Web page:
Justice February 22, 2012 at 01:01 PM
Adding insult to injury, the article referring to this and responded to by squeekyfoot was removed without explanation. Is this freedom of the press or censorship?
Frank Drebin February 22, 2012 at 01:11 PM
Hi Joe videodummy. Thanks for the information. Its about time that people have the smarts to realize the deserving people get respect and not the "entitled rich drug addicts". Wasn't Whitney a neighbor of Christie? "
Joe B. February 22, 2012 at 03:47 PM
Mother Theresa once said, "When we judge people we have no time to love them." We are all human beings and therefore imperfect by definition. Those imperfections manifest themselves differently in each of us. It's sad that the hatred articulated in these boards is so freely shared yet love and acceptance of our fellow human beings remains a rare commodity indeed.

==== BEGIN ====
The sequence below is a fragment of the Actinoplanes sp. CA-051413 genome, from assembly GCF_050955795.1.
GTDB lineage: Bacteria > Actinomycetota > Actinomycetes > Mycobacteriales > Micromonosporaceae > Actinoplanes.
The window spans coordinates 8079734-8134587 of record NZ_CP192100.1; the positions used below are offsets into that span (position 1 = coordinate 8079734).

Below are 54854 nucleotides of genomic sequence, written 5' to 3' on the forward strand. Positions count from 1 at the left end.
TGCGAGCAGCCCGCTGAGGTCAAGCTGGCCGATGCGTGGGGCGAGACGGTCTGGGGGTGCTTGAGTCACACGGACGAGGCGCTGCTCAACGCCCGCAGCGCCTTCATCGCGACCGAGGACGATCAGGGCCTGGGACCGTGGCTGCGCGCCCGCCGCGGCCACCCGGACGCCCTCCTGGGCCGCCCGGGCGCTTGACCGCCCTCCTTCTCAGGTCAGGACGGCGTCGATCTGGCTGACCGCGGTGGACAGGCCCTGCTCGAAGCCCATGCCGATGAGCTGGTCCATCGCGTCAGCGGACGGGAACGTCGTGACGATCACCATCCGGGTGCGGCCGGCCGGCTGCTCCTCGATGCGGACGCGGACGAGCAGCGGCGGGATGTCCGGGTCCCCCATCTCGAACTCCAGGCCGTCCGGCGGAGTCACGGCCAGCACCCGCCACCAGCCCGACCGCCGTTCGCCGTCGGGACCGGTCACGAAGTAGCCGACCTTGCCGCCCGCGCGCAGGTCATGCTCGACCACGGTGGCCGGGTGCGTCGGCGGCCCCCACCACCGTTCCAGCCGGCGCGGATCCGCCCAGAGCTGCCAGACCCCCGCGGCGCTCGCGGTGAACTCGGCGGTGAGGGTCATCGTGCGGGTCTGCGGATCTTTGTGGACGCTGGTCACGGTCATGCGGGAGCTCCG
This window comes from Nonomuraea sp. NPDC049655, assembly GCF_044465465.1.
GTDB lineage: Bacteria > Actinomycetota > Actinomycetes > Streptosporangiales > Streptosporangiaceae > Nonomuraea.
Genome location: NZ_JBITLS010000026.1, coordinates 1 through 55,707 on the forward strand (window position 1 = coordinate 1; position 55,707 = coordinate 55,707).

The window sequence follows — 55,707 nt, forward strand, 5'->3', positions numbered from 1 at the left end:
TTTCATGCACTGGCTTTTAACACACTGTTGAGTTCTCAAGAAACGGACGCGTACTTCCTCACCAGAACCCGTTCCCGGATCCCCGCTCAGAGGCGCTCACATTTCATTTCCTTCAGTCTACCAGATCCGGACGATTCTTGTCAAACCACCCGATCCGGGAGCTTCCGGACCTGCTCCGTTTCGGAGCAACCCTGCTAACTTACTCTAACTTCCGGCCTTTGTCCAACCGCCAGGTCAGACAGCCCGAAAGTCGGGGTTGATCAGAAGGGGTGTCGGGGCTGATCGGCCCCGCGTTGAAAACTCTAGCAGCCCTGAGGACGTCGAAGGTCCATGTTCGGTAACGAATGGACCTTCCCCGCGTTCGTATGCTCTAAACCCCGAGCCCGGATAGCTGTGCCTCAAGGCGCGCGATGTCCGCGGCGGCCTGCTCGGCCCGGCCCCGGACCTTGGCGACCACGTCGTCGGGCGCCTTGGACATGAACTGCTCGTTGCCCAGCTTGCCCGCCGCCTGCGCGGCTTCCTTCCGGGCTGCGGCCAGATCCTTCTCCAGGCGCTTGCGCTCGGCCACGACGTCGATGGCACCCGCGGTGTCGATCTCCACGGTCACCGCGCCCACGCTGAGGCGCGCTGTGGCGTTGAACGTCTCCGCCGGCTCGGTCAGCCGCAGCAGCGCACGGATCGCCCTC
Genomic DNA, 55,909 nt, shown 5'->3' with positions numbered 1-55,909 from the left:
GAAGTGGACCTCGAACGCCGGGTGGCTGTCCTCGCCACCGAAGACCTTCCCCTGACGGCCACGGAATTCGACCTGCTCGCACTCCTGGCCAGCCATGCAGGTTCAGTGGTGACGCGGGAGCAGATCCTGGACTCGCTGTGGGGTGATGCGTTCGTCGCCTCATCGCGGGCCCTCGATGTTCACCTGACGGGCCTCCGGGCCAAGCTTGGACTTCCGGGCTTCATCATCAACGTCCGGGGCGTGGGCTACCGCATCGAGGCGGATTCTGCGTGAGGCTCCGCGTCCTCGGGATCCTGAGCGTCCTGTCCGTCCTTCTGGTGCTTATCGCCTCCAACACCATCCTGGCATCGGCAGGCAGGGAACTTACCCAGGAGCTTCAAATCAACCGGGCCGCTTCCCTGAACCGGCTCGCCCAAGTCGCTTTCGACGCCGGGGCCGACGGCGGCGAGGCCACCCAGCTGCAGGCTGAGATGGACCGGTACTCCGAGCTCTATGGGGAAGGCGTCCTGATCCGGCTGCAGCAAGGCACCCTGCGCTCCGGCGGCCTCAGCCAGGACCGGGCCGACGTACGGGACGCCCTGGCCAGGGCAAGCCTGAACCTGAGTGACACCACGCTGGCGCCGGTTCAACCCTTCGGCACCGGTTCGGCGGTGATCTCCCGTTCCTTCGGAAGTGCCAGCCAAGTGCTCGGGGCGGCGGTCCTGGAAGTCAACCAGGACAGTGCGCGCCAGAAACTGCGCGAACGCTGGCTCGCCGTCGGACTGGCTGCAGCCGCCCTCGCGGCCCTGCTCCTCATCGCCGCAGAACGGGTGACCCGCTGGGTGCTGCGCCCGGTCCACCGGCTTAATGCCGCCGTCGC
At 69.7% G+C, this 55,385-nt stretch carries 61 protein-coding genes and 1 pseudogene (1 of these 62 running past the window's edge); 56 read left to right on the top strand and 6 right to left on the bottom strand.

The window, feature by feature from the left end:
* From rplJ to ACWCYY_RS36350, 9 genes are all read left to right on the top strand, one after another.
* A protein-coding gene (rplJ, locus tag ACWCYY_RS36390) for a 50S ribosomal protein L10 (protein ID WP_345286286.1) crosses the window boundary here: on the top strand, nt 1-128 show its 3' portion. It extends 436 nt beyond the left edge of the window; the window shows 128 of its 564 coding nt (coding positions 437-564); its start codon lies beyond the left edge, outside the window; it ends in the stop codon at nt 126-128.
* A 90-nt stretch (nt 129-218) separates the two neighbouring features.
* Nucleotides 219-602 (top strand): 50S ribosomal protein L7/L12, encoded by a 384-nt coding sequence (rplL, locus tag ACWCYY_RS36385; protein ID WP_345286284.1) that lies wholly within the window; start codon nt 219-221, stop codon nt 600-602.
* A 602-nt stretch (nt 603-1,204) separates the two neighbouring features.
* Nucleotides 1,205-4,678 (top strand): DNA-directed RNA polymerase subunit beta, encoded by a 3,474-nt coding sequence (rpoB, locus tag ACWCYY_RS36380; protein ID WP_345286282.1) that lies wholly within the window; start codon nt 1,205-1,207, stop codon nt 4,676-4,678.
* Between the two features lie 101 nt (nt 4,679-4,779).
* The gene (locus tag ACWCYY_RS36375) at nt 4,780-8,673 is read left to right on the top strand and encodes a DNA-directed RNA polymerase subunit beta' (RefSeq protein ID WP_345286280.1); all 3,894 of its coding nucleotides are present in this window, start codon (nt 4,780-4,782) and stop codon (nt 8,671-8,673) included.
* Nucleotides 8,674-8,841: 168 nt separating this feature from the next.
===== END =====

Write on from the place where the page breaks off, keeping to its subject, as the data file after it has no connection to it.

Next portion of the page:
Al Scala February 22, 2012 at 04:52 PM
Well said, Joe B.
Joe videodummy February 23, 2012 at 03:53 AM
No problem Frank- I mean the hell with the Law and the fact that the flag code does not exclude flying the flag at half staff for any citizen, whether they were in the military or not. We'll let our PBA decide who gets the respect and who doesn't. This way we can ignore the fact that we don't need authorization from the government to use the flag to honor any citizen. We'll show them ...right Frank !
WayneinWayne February 23, 2012 at 05:01 AM
i agree
Justice February 23, 2012 at 10:04 AM
@WayneinWayne, who do you agree with? @JoeB and Al, I agree with both of you.
Justice February 23, 2012 at 10:07 AM
@Frank and Joe Videodummy, would you express the same venom if Ms. Houston was white, or better yet, a WASP?